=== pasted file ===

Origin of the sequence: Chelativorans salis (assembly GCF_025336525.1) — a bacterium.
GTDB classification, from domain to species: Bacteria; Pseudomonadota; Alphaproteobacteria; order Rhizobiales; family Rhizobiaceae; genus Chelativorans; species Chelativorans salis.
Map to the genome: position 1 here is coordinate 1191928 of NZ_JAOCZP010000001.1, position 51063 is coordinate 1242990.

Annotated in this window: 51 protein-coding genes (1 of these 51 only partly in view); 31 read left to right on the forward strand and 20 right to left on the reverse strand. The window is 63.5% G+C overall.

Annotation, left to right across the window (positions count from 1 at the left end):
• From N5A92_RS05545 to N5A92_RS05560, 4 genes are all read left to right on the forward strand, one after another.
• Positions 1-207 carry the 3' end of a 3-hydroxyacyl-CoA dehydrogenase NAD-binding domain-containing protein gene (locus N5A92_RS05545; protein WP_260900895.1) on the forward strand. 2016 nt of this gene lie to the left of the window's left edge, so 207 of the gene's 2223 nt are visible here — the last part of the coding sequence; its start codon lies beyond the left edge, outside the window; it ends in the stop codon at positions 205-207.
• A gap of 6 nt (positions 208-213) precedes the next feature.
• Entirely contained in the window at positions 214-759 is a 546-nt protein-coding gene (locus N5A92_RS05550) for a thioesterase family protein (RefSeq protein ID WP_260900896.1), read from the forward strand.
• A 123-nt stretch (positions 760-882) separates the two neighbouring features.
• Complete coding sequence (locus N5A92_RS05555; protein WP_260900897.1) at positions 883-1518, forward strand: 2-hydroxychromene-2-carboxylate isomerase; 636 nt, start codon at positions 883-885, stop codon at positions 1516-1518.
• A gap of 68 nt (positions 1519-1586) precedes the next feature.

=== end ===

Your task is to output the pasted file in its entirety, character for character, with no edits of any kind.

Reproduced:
Origin of the sequence: Chelativorans salis (assembly GCF_025336525.1) — a bacterium.
GTDB classification, from domain to species: Bacteria; Pseudomonadota; Alphaproteobacteria; order Rhizobiales; family Rhizobiaceae; genus Chelativorans; species Chelativorans salis.
Map to the genome: position 1 here is coordinate 1191928 of NZ_JAOCZP010000001.1, position 51063 is coordinate 1242990.

Annotated in this window: 51 protein-coding genes (1 of these 51 only partly in view); 31 read left to right on the forward strand and 20 right to left on the reverse strand. The window is 63.5% G+C overall.

Annotation, left to right across the window (positions count from 1 at the left end):
• From N5A92_RS05545 to N5A92_RS05560, 4 genes are all read left to right on the forward strand, one after another.
• Positions 1-207 carry the 3' end of a 3-hydroxyacyl-CoA dehydrogenase NAD-binding domain-containing protein gene (locus N5A92_RS05545; protein WP_260900895.1) on the forward strand. 2016 nt of this gene lie to the left of the window's left edge, so 207 of the gene's 2223 nt are visible here — the last part of the coding sequence; its start codon lies beyond the left edge, outside the window; it ends in the stop codon at positions 205-207.
• A gap of 6 nt (positions 208-213) precedes the next feature.
• Entirely contained in the window at positions 214-759 is a 546-nt protein-coding gene (locus N5A92_RS05550) for a thioesterase family protein (RefSeq protein ID WP_260900896.1), read from the forward strand.
• A 123-nt stretch (positions 760-882) separates the two neighbouring features.
• Complete coding sequence (locus N5A92_RS05555; protein WP_260900897.1) at positions 883-1518, forward strand: 2-hydroxychromene-2-carboxylate isomerase; 636 nt, start codon at positions 883-885, stop codon at positions 1516-1518.
• A gap of 68 nt (positions 1519-1586) precedes the next feature.